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Guide to gamified experiences for Small Businesses 

Gamification, gamified experiences, serious games. These are all terms that have gained some buzz in the past decade, alongside the increased number of people who play video games. According to IGEA’s 2023 report, 81% of all Australians play video games, up from 63% in 2022, utilising it for entertainment, mental health, social connection, learning and much more.

IGEA’s Australia Plays 2023 report mentions that 81% of all Australians play video games.

In light of this, we thought it would be useful to create a detailed guide about what gamification is, and how it is relevant for small-medium businesses. We’ve worked with several clients over the years, and will be shedding light on what types and examples of gamification exist, what the game development process is like, and how much it costs!

What are gamified experiences/Gamification?

Gamification, gamified experiences, or serious games, are interactive experiences that use the core principles and mechanics of video games in non-game settings. This means common game mechanics such as levels, points, leaderboards, competition, and more, bringing fun to the full experience of a product or service. Unlike traditional video games for entertainment though, gamification’s purposes are often related to learning something new, promoting a new product/brand, crafting a brand experience, and much more!

Broadly speaking, there are two large categories of the purpose of gamified experiences: Marketing and Education. Here are some real-life examples of gamification:

Marketing games

These are gamified experiences for marketing purposes such as promotions, giveaways and brand experiences. Most people would be familiar with the idea of scratch-to-win promotions, with the suspense of possible rewards providing some excitement for customers. In the same way, many brands have turned to using games to deliver such experiences to their customers. Here are some examples: 

  • Donut Papi Pop by Donut Papi: Local Australian doughnut shop Donut Papi were looking to increase their online and in-store traffic. As such, they launched a competitive match 3 game for customers to win a free box of doughnuts, growing their existing customer base by growing the number of people signing up. This game was also available via iPads in-store as part of the in-store experience.
Screenshots of the Surprize Fries minigame in the McDonalds app.
The Surprize Fries minigame in the McDonalds app.
  • Surprize Fries with Akcelo and McDonalds: We worked with Akcelo to deliver a giveaway promotion event with McDonalds via their app recently, encouraging sales, downloads of the app and customer registrations for an account. Unlike traditional giveaways, digital experiences like Surprize Fries are better at engaging customers, in addition to providing more quantifiable metrics surrounding the campaign’s engagement rates.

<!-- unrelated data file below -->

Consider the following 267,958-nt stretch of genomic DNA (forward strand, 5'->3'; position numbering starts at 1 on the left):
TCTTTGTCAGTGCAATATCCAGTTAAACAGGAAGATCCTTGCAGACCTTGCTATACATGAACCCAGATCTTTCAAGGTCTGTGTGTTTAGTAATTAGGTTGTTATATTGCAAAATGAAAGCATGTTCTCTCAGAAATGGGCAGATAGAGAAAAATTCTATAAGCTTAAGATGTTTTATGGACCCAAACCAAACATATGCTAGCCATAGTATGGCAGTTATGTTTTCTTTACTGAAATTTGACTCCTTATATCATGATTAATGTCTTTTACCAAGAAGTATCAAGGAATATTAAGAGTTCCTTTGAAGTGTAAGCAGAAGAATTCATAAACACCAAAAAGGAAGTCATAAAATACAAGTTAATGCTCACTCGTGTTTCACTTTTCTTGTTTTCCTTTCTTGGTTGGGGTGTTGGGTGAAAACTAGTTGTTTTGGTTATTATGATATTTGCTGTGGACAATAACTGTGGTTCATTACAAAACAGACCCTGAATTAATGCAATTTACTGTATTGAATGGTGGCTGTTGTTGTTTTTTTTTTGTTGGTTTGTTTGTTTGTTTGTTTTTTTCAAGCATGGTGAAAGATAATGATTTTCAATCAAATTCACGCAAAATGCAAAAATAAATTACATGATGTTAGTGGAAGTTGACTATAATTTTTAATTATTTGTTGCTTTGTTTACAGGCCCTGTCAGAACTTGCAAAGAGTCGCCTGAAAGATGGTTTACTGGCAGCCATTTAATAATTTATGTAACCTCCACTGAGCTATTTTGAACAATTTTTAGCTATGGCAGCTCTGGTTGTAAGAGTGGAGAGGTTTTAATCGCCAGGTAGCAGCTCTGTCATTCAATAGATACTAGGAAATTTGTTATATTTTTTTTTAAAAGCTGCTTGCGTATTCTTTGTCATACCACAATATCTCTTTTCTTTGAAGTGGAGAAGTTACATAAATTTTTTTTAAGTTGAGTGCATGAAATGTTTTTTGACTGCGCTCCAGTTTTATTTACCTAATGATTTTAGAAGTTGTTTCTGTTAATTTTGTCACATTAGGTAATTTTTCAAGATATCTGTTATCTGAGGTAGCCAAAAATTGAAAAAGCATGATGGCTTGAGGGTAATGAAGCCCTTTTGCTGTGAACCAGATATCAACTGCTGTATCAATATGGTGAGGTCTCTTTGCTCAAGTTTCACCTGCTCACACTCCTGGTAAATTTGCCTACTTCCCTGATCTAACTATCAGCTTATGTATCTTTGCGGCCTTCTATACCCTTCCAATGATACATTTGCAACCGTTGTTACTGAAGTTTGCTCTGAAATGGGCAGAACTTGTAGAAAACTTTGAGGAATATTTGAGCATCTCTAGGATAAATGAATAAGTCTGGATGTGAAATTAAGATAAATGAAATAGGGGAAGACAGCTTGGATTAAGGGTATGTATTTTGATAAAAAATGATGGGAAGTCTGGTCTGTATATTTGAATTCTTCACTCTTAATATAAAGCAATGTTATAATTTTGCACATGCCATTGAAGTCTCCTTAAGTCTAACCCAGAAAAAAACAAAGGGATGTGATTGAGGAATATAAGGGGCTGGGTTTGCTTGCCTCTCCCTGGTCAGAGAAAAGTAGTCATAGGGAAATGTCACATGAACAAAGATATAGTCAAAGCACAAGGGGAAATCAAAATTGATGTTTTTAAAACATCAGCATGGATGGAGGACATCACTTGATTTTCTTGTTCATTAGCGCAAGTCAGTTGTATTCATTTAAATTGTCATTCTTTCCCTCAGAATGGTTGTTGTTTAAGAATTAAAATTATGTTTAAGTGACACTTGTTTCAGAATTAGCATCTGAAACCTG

Educational games

The other broad category of gamified experiences is those to educate the user. Studies show that games improve academic performance and motivation for learning. For this reason, several education solutions have been delivered as gamified experiences, benefiting from how game mechanics add layers to content delivery. Here are some examples:

  • Duolingo: Duolingo is a popular language learning app that incorporates a point system, leaderboard and streak system to encourage players to improve. The social and competitive aspect of Duolingo has been credited with having motivated users to continue learning, with numerous studies pointing to successful retention of syllabus content.
Screenshot of Hexgrove Books, our Photon PUN Networked simulation game.
Screenshot of Hexgrove Books, an Agile training tool/
  • Hexgrove Books with No Moss: We developed an Agile training tool for No Moss, an Agile and Tech consultancy. In Hexgrove books, trainees join in a multiplayer game, learning about Agile principles through the simulation of a fantastical bookstore. With trainees being able to join in remotely and via any device of their choice, this made training more accessible in addition to engaging.
  • Bright Spark with Impact Multimedia: In addition to gamified experiences delivering syllabus content, they can also be a medium for teaching safely. We worked with Impact Multimedia to create Bright Spark, a VR training tool to assess skills of tradies involved in the construction industry, making the entire assessment process safer.

What’s the game development process like?

Flowchart of the game development pipeline.

The game development pipeline is the process by which games are made. As a game studio and consultancy, we’re often approached by clients who have projects in different stages of development. Starting “from scratch” is full-stack game development, meaning everything from initial ideation all the way to launch. The following is a summary of what a full-stack game development pipeline might look like: